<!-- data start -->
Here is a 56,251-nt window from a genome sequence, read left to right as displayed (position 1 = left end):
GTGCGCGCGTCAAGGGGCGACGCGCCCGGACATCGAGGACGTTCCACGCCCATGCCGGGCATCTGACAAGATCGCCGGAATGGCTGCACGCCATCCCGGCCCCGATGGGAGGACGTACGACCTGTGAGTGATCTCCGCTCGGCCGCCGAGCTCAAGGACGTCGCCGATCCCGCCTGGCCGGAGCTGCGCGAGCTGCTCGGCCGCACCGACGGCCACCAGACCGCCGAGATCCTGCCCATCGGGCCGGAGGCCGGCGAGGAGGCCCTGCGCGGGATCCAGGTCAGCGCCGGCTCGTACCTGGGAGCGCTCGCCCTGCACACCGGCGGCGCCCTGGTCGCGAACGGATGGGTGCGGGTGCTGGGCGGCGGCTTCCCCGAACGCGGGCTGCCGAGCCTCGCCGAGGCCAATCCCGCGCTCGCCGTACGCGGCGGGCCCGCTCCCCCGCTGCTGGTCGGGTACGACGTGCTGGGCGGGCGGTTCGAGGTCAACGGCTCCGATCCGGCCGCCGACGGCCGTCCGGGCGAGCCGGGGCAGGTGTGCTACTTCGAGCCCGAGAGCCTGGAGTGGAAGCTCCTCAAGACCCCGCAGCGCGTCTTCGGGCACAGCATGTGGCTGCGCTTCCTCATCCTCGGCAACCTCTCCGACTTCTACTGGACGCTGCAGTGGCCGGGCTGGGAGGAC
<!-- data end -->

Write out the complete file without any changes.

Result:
Here is a 56,251-nt window from a genome sequence, read left to right as displayed (position 1 = left end):
GTGCGCGCGTCAAGGGGCGACGCGCCCGGACATCGAGGACGTTCCACGCCCATGCCGGGCATCTGACAAGATCGCCGGAATGGCTGCACGCCATCCCGGCCCCGATGGGAGGACGTACGACCTGTGAGTGATCTCCGCTCGGCCGCCGAGCTCAAGGACGTCGCCGATCCCGCCTGGCCGGAGCTGCGCGAGCTGCTCGGCCGCACCGACGGCCACCAGACCGCCGAGATCCTGCCCATCGGGCCGGAGGCCGGCGAGGAGGCCCTGCGCGGGATCCAGGTCAGCGCCGGCTCGTACCTGGGAGCGCTCGCCCTGCACACCGGCGGCGCCCTGGTCGCGAACGGATGGGTGCGGGTGCTGGGCGGCGGCTTCCCCGAACGCGGGCTGCCGAGCCTCGCCGAGGCCAATCCCGCGCTCGCCGTACGCGGCGGGCCCGCTCCCCCGCTGCTGGTCGGGTACGACGTGCTGGGCGGGCGGTTCGAGGTCAACGGCTCCGATCCGGCCGCCGACGGCCGTCCGGGCGAGCCGGGGCAGGTGTGCTACTTCGAGCCCGAGAGCCTGGAGTGGAAGCTCCTCAAGACCCCGCAGCGCGTCTTCGGGCACAGCATGTGGCTGCGCTTCCTCATCCTCGGCAACCTCTCCGACTTCTACTGGACGCTGCAGTGGCCGGGCTGGGAGGAC